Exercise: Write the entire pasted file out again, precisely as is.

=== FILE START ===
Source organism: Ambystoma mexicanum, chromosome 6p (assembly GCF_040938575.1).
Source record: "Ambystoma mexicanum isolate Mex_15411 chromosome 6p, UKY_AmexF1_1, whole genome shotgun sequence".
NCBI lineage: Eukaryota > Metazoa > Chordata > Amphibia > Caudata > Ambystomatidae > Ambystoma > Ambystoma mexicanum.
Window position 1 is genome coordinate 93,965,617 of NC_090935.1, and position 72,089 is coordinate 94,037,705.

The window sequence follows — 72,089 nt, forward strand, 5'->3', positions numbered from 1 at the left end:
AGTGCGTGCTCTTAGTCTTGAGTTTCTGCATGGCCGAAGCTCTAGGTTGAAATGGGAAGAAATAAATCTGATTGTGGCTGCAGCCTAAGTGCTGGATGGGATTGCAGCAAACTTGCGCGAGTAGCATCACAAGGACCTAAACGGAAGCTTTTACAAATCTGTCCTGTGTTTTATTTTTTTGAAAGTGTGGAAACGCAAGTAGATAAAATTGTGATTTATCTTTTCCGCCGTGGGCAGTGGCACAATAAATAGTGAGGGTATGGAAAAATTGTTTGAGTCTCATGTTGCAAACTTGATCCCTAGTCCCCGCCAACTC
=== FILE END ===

Source organism: Ambystoma mexicanum, chromosome 6p (assembly GCF_040938575.1).
Source record: "Ambystoma mexicanum isolate Mex_15411 chromosome 6p, UKY_AmexF1_1, whole genome shotgun sequence".
NCBI lineage: Eukaryota > Metazoa > Chordata > Amphibia > Caudata > Ambystomatidae > Ambystoma > Ambystoma mexicanum.
Window position 1 is genome coordinate 93,965,617 of NC_090935.1, and position 72,089 is coordinate 94,037,705.

The window sequence follows — 72,089 nt, forward strand, 5'->3', positions numbered from 1 at the left end:
AGTGCGTGCTCTTAGTCTTGAGTTTCTGCATGGCCGAAGCTCTAGGTTGAAATGGGAAGAAATAAATCTGATTGTGGCTGCAGCCTAAGTGCTGGATGGGATTGCAGCAAACTTGCGCGAGTAGCATCACAAGGACCTAAACGGAAGCTTTTACAAATCTGTCCTGTGTTTTATTTTTTTGAAAGTGTGGAAACGCAAGTAGATAAAATTGTGATTTATCTTTTCCGCCGTGGGCAGTGGCACAATAAATAGTGAGGGTATGGAAAAATTGTTTGAGTCTCATGTTGCAAACTTGATCCCTAGTCCCCGCCAACTC